According to the WSJ …
9 out of 10 business owners surveyed by the American Association Colleges and Universities said that recent college graduates as poorly prepared for the work force in such areas as critical thinking, communication and problem solving.
“Employers are say that they don’t care about all the knowledge you learned because it’s going to be out of date two minutes after you graduate … they care about whether you can continue to learn over time and solve complex problems.”
Are employers being too critical?
Maybe, employers are being just a tad too critical …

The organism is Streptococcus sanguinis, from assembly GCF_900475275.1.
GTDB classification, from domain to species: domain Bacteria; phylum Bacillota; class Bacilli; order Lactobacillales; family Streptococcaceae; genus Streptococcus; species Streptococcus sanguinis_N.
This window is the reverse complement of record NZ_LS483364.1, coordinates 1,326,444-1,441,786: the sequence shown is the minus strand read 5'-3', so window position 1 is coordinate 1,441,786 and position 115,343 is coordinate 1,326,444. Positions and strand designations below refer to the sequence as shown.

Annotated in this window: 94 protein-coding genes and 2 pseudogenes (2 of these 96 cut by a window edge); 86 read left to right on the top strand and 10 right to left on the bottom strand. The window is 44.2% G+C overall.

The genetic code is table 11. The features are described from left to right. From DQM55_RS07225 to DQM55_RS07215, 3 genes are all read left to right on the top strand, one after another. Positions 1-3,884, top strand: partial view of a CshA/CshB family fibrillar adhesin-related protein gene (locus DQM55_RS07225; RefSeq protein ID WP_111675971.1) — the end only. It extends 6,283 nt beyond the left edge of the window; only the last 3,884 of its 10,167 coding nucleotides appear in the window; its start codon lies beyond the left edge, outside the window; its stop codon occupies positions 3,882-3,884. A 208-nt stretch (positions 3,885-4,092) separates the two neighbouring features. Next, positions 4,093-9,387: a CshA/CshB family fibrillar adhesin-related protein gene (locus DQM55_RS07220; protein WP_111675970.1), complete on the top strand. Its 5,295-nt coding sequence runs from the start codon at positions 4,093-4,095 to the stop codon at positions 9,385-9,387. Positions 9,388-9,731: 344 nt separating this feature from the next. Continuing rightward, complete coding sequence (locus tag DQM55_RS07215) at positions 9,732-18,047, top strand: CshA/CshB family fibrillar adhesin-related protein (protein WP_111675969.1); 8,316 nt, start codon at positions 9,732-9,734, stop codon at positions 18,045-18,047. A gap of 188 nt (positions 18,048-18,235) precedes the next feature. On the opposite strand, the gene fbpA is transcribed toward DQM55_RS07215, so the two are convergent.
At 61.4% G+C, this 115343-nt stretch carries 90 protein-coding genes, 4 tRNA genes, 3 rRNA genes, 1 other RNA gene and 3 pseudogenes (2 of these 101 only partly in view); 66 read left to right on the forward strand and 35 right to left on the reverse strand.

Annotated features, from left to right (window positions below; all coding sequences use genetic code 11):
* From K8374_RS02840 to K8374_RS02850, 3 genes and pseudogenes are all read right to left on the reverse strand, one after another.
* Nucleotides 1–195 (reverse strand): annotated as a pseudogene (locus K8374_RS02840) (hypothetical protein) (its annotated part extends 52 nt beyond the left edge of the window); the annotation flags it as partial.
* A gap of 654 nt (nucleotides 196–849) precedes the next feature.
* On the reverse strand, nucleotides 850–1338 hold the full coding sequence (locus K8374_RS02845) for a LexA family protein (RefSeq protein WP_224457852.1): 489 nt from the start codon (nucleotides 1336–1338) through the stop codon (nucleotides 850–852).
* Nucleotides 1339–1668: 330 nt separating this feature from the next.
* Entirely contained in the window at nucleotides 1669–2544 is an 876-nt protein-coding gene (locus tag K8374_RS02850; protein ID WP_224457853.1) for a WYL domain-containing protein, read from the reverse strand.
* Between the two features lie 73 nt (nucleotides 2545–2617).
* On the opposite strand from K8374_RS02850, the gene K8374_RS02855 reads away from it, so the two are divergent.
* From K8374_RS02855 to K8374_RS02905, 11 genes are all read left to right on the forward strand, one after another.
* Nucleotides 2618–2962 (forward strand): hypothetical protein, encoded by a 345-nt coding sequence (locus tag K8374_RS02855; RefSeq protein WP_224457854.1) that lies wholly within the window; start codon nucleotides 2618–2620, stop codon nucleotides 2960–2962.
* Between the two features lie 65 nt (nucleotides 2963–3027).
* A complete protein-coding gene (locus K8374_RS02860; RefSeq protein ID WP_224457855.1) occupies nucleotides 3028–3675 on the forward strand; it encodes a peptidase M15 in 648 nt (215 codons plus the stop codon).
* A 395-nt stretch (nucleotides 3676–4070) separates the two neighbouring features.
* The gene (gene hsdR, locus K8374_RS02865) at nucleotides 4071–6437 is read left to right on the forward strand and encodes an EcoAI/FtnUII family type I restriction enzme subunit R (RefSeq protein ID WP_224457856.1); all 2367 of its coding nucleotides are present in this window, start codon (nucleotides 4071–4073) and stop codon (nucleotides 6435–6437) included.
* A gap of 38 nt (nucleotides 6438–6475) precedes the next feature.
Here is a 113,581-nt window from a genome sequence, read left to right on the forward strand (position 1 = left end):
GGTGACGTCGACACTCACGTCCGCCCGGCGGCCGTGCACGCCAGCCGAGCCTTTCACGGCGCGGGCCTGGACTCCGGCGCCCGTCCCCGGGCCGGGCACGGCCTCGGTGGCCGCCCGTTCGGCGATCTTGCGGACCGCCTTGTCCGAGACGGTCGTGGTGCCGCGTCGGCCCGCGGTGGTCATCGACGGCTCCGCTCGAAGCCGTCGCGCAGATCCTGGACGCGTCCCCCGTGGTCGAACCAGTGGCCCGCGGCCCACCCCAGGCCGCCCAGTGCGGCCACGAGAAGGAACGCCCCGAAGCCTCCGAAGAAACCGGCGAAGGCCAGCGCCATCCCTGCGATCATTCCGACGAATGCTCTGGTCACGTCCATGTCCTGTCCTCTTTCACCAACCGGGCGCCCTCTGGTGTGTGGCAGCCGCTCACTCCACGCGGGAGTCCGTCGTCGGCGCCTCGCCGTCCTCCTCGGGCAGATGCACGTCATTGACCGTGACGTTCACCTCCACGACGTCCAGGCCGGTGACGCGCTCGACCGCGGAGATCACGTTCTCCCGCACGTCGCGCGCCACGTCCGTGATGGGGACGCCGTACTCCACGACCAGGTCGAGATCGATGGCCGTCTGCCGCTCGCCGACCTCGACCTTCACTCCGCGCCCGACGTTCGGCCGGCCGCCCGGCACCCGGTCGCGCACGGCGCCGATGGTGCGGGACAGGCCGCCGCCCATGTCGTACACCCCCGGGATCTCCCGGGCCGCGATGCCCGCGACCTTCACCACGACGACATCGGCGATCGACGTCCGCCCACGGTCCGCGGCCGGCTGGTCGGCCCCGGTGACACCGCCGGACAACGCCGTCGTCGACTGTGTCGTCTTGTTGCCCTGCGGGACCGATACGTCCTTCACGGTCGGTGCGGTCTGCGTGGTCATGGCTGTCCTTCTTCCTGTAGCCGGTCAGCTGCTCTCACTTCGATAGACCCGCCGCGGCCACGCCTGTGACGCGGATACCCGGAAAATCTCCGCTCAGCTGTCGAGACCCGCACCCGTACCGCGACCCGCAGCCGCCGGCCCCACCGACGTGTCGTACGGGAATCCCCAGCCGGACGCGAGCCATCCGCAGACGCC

The Council for Aid to Education reports that 4 in 10 U.S. college students graduate without the complex reasoning skills to manage white-collar work.
CAE broadly administers a test that doesn’t cover subject-area knowledge, but rather assesses “highly transferrable skills” like critical thinking, analytical reasoning, document literacy, writing and communication—essentially evaluating the baseline requirements for “professionals”.
The 40% of students who didn’t meet a standard deemed “proficient” were unable to read a scatter plot, construct a cohesive argument or identify a logical fallacy.
What’s going on?
According to the CAE:
“Colleges are increasing their attention to the social aspects on campus to keep students happy; there is not enough rigorous academic instruction.”